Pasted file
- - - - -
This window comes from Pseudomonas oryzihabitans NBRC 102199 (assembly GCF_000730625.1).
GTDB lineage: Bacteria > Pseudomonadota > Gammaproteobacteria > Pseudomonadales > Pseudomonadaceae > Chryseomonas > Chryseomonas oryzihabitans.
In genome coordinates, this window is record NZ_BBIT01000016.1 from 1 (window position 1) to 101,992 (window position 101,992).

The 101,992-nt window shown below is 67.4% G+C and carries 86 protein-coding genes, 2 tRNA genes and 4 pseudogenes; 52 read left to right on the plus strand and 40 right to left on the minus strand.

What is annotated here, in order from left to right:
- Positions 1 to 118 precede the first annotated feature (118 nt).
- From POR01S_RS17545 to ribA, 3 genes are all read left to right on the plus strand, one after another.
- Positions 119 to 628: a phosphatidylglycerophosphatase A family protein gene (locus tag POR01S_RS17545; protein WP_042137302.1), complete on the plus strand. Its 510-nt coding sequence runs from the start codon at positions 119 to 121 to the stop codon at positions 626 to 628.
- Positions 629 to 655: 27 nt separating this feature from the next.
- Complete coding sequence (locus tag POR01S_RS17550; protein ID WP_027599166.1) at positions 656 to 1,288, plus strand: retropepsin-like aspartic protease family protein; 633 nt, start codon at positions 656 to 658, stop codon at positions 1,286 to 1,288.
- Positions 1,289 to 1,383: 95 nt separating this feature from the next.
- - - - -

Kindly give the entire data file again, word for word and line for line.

This window comes from Pseudomonas oryzihabitans NBRC 102199 (assembly GCF_000730625.1).
GTDB lineage: Bacteria > Pseudomonadota > Gammaproteobacteria > Pseudomonadales > Pseudomonadaceae > Chryseomonas > Chryseomonas oryzihabitans.
In genome coordinates, this window is record NZ_BBIT01000016.1 from 1 (window position 1) to 101,992 (window position 101,992).

The 101,992-nt window shown below is 67.4% G+C and carries 86 protein-coding genes, 2 tRNA genes and 4 pseudogenes; 52 read left to right on the plus strand and 40 right to left on the minus strand.

What is annotated here, in order from left to right:
- Positions 1 to 118 precede the first annotated feature (118 nt).
- From POR01S_RS17545 to ribA, 3 genes are all read left to right on the plus strand, one after another.
- Positions 119 to 628: a phosphatidylglycerophosphatase A family protein gene (locus tag POR01S_RS17545; protein WP_042137302.1), complete on the plus strand. Its 510-nt coding sequence runs from the start codon at positions 119 to 121 to the stop codon at positions 626 to 628.
- Positions 629 to 655: 27 nt separating this feature from the next.
- Complete coding sequence (locus tag POR01S_RS17550; protein ID WP_027599166.1) at positions 656 to 1,288, plus strand: retropepsin-like aspartic protease family protein; 633 nt, start codon at positions 656 to 658, stop codon at positions 1,286 to 1,288.
- Positions 1,289 to 1,383: 95 nt separating this feature from the next.